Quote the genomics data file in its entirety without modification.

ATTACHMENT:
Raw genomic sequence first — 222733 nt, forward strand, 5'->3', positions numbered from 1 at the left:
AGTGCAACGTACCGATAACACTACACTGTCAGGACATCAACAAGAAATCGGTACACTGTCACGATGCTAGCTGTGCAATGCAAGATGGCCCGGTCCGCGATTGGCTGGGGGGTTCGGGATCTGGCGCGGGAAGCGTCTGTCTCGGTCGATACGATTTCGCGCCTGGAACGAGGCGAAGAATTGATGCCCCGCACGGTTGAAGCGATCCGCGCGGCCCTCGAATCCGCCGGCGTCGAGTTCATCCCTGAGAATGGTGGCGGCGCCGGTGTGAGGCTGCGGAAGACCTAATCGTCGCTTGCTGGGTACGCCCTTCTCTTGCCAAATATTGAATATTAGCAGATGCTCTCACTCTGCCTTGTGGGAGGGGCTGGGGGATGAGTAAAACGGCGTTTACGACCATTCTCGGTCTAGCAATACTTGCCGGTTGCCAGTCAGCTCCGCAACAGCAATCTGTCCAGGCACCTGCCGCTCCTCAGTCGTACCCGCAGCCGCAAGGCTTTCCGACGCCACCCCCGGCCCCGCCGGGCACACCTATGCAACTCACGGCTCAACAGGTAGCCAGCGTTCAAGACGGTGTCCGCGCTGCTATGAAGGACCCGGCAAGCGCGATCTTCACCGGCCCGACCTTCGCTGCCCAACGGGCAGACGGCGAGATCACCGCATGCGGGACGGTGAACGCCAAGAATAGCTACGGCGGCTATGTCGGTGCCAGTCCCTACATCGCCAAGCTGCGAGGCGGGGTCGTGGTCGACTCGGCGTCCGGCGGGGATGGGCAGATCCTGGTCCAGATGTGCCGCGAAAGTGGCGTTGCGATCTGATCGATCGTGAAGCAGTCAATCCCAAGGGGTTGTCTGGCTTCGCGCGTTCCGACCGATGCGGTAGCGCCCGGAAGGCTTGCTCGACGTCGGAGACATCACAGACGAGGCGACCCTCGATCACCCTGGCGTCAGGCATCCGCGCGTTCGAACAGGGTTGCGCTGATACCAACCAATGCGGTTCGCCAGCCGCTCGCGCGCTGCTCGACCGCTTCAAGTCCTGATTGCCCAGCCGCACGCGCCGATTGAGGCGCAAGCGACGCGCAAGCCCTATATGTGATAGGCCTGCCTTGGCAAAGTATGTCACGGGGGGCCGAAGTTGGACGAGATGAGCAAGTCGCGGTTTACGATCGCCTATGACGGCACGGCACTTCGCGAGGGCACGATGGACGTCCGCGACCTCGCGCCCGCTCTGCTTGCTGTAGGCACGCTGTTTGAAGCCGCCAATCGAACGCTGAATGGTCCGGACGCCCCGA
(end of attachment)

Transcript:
Raw genomic sequence first — 222733 nt, forward strand, 5'->3', positions numbered from 1 at the left:
AGTGCAACGTACCGATAACACTACACTGTCAGGACATCAACAAGAAATCGGTACACTGTCACGATGCTAGCTGTGCAATGCAAGATGGCCCGGTCCGCGATTGGCTGGGGGGTTCGGGATCTGGCGCGGGAAGCGTCTGTCTCGGTCGATACGATTTCGCGCCTGGAACGAGGCGAAGAATTGATGCCCCGCACGGTTGAAGCGATCCGCGCGGCCCTCGAATCCGCCGGCGTCGAGTTCATCCCTGAGAATGGTGGCGGCGCCGGTGTGAGGCTGCGGAAGACCTAATCGTCGCTTGCTGGGTACGCCCTTCTCTTGCCAAATATTGAATATTAGCAGATGCTCTCACTCTGCCTTGTGGGAGGGGCTGGGGGATGAGTAAAACGGCGTTTACGACCATTCTCGGTCTAGCAATACTTGCCGGTTGCCAGTCAGCTCCGCAACAGCAATCTGTCCAGGCACCTGCCGCTCCTCAGTCGTACCCGCAGCCGCAAGGCTTTCCGACGCCACCCCCGGCCCCGCCGGGCACACCTATGCAACTCACGGCTCAACAGGTAGCCAGCGTTCAAGACGGTGTCCGCGCTGCTATGAAGGACCCGGCAAGCGCGATCTTCACCGGCCCGACCTTCGCTGCCCAACGGGCAGACGGCGAGATCACCGCATGCGGGACGGTGAACGCCAAGAATAGCTACGGCGGCTATGTCGGTGCCAGTCCCTACATCGCCAAGCTGCGAGGCGGGGTCGTGGTCGACTCGGCGTCCGGCGGGGATGGGCAGATCCTGGTCCAGATGTGCCGCGAAAGTGGCGTTGCGATCTGATCGATCGTGAAGCAGTCAATCCCAAGGGGTTGTCTGGCTTCGCGCGTTCCGACCGATGCGGTAGCGCCCGGAAGGCTTGCTCGACGTCGGAGACATCACAGACGAGGCGACCCTCGATCACCCTGGCGTCAGGCATCCGCGCGTTCGAACAGGGTTGCGCTGATACCAACCAATGCGGTTCGCCAGCCGCTCGCGCGCTGCTCGACCGCTTCAAGTCCTGATTGCCCAGCCGCACGCGCCGATTGAGGCGCAAGCGACGCGCAAGCCCTATATGTGATAGGCCTGCCTTGGCAAAGTATGTCACGGGGGGCCGAAGTTGGACGAGATGAGCAAGTCGCGGTTTACGATCGCCTATGACGGCACGGCACTTCGCGAGGGCACGATGGACGTCCGCGACCTCGCGCCCGCTCTGCTTGCTGTAGGCACGCTGTTTGAAGCCGCCAATCGAACGCTGAATGGTCCGGACGCCCCGA